Heading into the start of conference play Saturday, the Big 12 rates with the nation’s best leagues because of its success in the season’s first six weeks … and decisions made six months before the season started.
By BLAIR KERKHOFF
The Kansas City Star
Of the 15 players chosen to one of the three all-Big 12 teams for 2013, eight were underclassmen, and most of them were expected to cash in on the NBA Draft.
When a majority did not, the Big 12’s stock rose, and the teams expected to benefit most by players returning — No. 6 Oklahoma State, No. 9 Baylor and Iowa State — have taken full advantage and are the league’s three highest ranked teams in the major wire-service polls.
Add preseason co-favorite and 16th-ranked Kansas to that group, and that was the consensus preseason quartet.
But the Big 12’s strength doesn’t stop there. The conference has developed depth.
Two teams that aren’t ranked — Kansas State and Texas — have defeated ranked teams away from home. The Wildcats beat Gonzaga in Wichita and the Longhorns won at North Carolina.
Even teams without much hope of a championship push have contributed to the Big 12’s perception. TCU is 3-0 in enemy gyms after going 1-10 last season.
“It’s been an unbelievable league,” Kansas coach Bill Self said. “Everybody has quality wins. It’s far better than what others anticipated.”
Perhaps. The return of Oklahoma State’s Marcus Smart, Markel Brown and Le’Bryan Nash, Baylor’s Isaiah Austin and Cory Jefferson and Iowa State’s Melvin Ejim — and the addition of the Jayhawks’ highly rated recruiting class — raised the bar.
The season got off to a fast start when the Jayhawks defeated Duke in the Champions Classic, and the quality victories have piled up: Baylor over Kentucky, Texas at North Carolina, Oklahoma State over Memphis, K-State over the Zags.
In all, the Big 12 has an 8-8 record against members of the Associated Press top 25 at tip-off time, with one such game remaining: Kansas plays host to No. 21 San Diego State on Sunday.
The importance of the fast start could be realized in March, when the NCAA Tournament field is selected.
For the next 10 weeks, conference teams will slug it out against each other. But assuming a favorite doesn’t go in the tank, teams that have built impressive resumes will only enhance them in league play by playing against highly regarded teams.
One RPI facsimile, RealtimeRPI.com, has six Big 12 teams among the top 46, with Oklahoma State, Baylor, Iowa State and KU in the top 12.
Not all the news has been good. Oklahoma State lost an important piece of its lineup when front-liner Michael Cobbins suffered a season-ending Achilles tendon injury during Monday’s victory over Robert Morris.
Cobbins had started the Cowboys’ first 13 games, averaging 4.5 points and 4.3 rebounds, and was considered the team’s top post defender. As he did last year when Cobbins missed time nursing a toe injury, Kamari Murphy will be asked to do more. He averages 6.1 points and 6.2 rebounds.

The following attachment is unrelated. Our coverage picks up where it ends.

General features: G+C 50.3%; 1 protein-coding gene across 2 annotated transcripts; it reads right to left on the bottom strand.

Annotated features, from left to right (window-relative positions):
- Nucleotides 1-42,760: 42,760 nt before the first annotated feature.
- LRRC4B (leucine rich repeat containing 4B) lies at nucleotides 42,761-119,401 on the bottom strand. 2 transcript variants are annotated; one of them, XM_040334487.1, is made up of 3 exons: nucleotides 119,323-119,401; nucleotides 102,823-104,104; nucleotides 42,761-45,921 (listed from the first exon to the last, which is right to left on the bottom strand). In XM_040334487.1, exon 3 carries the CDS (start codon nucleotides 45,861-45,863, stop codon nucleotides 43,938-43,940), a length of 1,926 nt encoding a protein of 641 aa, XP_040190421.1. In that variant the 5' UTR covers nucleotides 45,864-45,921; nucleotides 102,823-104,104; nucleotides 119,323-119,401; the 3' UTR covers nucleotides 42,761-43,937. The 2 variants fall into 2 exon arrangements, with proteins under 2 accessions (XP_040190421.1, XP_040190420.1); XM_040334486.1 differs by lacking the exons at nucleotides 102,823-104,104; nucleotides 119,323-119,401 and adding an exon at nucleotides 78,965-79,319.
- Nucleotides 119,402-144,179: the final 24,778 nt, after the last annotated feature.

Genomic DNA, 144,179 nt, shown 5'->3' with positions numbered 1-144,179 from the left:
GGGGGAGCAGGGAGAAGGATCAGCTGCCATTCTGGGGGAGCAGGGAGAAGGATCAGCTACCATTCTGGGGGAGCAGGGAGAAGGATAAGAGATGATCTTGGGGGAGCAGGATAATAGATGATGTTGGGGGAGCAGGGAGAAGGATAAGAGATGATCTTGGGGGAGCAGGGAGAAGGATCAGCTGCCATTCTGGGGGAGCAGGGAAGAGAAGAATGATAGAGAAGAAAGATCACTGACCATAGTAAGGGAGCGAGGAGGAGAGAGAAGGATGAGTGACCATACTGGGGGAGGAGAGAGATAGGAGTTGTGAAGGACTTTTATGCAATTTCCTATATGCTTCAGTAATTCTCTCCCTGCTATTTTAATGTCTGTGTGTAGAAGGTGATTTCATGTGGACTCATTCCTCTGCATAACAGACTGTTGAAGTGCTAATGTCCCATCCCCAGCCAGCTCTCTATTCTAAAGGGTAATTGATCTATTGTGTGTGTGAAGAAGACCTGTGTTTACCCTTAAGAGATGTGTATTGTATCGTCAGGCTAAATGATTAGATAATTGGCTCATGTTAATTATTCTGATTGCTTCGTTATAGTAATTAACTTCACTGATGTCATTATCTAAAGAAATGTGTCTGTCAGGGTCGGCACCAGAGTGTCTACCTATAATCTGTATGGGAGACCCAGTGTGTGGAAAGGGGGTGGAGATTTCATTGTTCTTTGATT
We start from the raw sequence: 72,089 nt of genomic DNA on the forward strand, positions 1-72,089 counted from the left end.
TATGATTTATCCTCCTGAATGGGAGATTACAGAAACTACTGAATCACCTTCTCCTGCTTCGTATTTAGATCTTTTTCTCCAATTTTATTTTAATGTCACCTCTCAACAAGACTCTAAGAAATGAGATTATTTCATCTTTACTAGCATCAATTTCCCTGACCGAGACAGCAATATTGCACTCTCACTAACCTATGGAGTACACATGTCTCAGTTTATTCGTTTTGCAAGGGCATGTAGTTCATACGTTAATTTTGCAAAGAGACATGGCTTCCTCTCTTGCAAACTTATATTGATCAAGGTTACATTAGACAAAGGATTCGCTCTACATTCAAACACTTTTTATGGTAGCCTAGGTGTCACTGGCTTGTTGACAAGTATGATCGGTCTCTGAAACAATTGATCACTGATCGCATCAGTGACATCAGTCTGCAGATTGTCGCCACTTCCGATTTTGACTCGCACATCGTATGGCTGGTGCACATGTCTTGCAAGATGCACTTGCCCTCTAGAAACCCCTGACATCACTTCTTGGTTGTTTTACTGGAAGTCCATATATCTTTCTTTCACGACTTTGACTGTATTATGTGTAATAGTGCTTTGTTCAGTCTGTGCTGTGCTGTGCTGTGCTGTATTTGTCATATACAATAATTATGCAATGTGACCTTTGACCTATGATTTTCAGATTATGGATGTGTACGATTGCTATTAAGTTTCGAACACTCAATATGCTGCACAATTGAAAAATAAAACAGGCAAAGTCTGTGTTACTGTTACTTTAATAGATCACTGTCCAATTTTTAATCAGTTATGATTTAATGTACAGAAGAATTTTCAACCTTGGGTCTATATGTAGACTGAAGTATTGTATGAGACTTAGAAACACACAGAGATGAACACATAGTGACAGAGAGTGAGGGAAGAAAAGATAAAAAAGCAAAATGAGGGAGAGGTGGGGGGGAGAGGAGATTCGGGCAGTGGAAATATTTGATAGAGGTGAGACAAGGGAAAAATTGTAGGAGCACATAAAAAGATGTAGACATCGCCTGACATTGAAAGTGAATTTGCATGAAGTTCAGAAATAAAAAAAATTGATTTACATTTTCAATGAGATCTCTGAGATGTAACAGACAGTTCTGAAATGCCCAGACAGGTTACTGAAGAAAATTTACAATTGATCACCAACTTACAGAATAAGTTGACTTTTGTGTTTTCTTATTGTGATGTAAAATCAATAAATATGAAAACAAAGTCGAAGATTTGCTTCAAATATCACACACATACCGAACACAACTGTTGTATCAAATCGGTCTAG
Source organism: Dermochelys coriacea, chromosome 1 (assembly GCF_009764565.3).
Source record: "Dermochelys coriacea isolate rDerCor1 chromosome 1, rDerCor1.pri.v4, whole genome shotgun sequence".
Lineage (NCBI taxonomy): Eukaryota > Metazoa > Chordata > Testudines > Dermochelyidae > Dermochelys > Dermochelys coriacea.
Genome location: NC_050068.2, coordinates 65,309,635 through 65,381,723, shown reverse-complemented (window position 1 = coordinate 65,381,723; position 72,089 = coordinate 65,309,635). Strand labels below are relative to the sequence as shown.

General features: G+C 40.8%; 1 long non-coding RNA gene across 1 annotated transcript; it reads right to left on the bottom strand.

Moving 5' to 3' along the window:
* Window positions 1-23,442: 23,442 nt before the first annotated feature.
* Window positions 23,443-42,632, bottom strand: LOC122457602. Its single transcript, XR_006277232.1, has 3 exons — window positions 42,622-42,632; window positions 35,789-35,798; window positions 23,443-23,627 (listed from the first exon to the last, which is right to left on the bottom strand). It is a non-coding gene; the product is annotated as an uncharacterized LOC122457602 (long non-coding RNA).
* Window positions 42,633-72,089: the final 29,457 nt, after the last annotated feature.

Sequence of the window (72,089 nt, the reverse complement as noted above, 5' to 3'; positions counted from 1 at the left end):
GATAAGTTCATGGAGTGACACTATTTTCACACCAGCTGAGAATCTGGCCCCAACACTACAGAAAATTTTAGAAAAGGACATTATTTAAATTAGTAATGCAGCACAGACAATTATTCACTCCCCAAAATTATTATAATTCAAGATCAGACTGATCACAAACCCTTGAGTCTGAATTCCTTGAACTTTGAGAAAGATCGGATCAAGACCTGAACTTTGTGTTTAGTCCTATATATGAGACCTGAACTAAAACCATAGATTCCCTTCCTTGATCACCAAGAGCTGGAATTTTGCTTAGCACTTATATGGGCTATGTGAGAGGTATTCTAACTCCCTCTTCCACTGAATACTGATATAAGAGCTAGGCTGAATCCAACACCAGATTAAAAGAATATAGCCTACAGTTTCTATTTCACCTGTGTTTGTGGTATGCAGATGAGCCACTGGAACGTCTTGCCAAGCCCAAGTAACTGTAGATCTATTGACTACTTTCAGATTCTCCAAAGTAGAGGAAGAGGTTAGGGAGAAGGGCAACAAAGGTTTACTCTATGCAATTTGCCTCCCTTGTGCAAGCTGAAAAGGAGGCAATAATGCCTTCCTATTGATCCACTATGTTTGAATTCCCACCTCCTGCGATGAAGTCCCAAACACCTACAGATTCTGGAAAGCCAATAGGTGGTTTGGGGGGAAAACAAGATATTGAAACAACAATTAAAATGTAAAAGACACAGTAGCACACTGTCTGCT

Big 12 at a glance
• Best win: Many candidates. But Baylor’s triumph over Kentucky, which started the year No. 1 and was ranked third when the teams met at Arlington, Texas, was perhaps the most unexpected — unless it was Texas’ triumph at North Carolina.
• Worst loss: By RPI, TCU’s loss to No. 308 Longwood, is the biggest forehead slapper. But the most surprising, based on current strength, was Kansas State’s season-opening pratfall to Northern Colorado.
• MVP: Same as the preseason, Oklahoma State guard Marcus Smart. He has picked up where he left off last season, and has delivered the best game by a Big 12 player this season with 39 points in the victory over Memphis.
• Most improved: Oklahoma small forward Cameron Clark gets the nod by topping the Big 12 in scoring at 18.5 points, while hitting 50 percent of his threes. A year ago, he averaged 6.5 points and battled for his minutes.
West Virginia guard Juwan Staten averaged 7.6 points and 3.3 assists last season. This year, he leads the Mountaineers at 16.3 points, tops the Big 12 in assists at 6.3 and had scored in double figures in all but one game.
Also, Texas’ sophomore center Cameron Ridley has jumped his numbers on several fronts: 10.1 points, 7.2 boards, 53.5 percent shooting from 4.1, 4.3 and 46.2.
• Top newcomer: All the preseason hype pointed to Kansas’ Andrew Wiggins, and he’s off to a solid if unspectacular start, leading the Jayhawks in scoring at 15.5 points.
But no argument if the choice is Iowa State guard DeAndre Kane, the Marshall transfer who ranks among the Big 12’s top 11 in scoring, rebounding and assists.
It’s a crowded field that also includes the Jayhawks’ Joel Embiid, Baylor’s Kenny Chery, Iowa State’s Dustin Hogue, Kansas State’s Marcus Foster, Texas’ Isaiah Taylor, TCU’s Karviar Shepherd and Oklahoma’s Ryan Spangler.
To reach Blair Kerkhoff, call 816-234-4730 or send email to email@example.com. Follow him at twitter.com/BlairKerkhoff.